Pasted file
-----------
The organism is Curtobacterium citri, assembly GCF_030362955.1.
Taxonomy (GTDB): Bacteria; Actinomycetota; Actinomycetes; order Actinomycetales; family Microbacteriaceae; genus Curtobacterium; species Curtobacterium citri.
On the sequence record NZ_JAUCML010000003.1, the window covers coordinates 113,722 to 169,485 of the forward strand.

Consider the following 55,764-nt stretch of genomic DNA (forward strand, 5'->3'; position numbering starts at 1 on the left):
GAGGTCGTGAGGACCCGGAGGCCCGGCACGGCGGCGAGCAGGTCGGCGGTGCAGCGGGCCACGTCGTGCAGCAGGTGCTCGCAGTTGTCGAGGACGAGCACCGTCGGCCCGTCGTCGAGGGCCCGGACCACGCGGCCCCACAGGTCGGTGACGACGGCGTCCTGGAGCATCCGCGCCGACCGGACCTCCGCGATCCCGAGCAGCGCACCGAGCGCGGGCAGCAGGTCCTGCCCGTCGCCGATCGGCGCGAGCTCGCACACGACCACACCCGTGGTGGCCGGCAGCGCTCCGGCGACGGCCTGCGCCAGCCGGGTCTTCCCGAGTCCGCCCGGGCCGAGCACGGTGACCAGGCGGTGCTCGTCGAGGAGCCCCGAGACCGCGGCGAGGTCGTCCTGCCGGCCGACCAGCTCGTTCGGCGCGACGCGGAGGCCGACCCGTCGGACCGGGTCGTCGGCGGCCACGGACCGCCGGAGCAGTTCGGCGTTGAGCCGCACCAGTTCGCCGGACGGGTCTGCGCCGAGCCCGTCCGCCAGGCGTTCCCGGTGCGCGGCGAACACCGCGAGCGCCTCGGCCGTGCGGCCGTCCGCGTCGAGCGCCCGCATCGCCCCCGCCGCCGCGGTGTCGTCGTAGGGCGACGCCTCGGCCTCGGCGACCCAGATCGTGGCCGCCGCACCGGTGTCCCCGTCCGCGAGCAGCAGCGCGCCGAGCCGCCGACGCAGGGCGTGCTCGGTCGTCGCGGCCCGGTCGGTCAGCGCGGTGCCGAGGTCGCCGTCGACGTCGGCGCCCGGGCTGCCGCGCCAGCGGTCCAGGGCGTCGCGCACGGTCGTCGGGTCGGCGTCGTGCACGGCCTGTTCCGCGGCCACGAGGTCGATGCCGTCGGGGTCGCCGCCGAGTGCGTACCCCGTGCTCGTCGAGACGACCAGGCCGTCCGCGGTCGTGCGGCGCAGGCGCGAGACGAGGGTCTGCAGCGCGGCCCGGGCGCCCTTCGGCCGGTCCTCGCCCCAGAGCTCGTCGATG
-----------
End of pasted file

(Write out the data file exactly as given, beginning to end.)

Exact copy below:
The organism is Curtobacterium citri, assembly GCF_030362955.1.
Taxonomy (GTDB): Bacteria; Actinomycetota; Actinomycetes; order Actinomycetales; family Microbacteriaceae; genus Curtobacterium; species Curtobacterium citri.
On the sequence record NZ_JAUCML010000003.1, the window covers coordinates 113,722 to 169,485 of the forward strand.

Consider the following 55,764-nt stretch of genomic DNA (forward strand, 5'->3'; position numbering starts at 1 on the left):
GAGGTCGTGAGGACCCGGAGGCCCGGCACGGCGGCGAGCAGGTCGGCGGTGCAGCGGGCCACGTCGTGCAGCAGGTGCTCGCAGTTGTCGAGGACGAGCACCGTCGGCCCGTCGTCGAGGGCCCGGACCACGCGGCCCCACAGGTCGGTGACGACGGCGTCCTGGAGCATCCGCGCCGACCGGACCTCCGCGATCCCGAGCAGCGCACCGAGCGCGGGCAGCAGGTCCTGCCCGTCGCCGATCGGCGCGAGCTCGCACACGACCACACCCGTGGTGGCCGGCAGCGCTCCGGCGACGGCCTGCGCCAGCCGGGTCTTCCCGAGTCCGCCCGGGCCGAGCACGGTGACCAGGCGGTGCTCGTCGAGGAGCCCCGAGACCGCGGCGAGGTCGTCCTGCCGGCCGACCAGCTCGTTCGGCGCGACGCGGAGGCCGACCCGTCGGACCGGGTCGTCGGCGGCCACGGACCGCCGGAGCAGTTCGGCGTTGAGCCGCACCAGTTCGCCGGACGGGTCTGCGCCGAGCCCGTCCGCCAGGCGTTCCCGGTGCGCGGCGAACACCGCGAGCGCCTCGGCCGTGCGGCCGTCCGCGTCGAGCGCCCGCATCGCCCCCGCCGCCGCGGTGTCGTCGTAGGGCGACGCCTCGGCCTCGGCGACCCAGATCGTGGCCGCCGCACCGGTGTCCCCGTCCGCGAGCAGCAGCGCGCCGAGCCGCCGACGCAGGGCGTGCTCGGTCGTCGCGGCCCGGTCGGTCAGCGCGGTGCCGAGGTCGCCGTCGACGTCGGCGCCCGGGCTGCCGCGCCAGCGGTCCAGGGCGTCGCGCACGGTCGTCGGGTCGGCGTCGTGCACGGCCTGTTCCGCGGCCACGAGGTCGATGCCGTCGGGGTCGCCGCCGAGTGCGTACCCCGTGCTCGTCGAGACGACCAGGCCGTCCGCGGTCGTGCGGCGCAGGCGCGAGACGAGGGTCTGCAGCGCGGCCCGGGCGCCCTTCGGCCGGTCCTCGCCCCAGAGCTCGTCGATG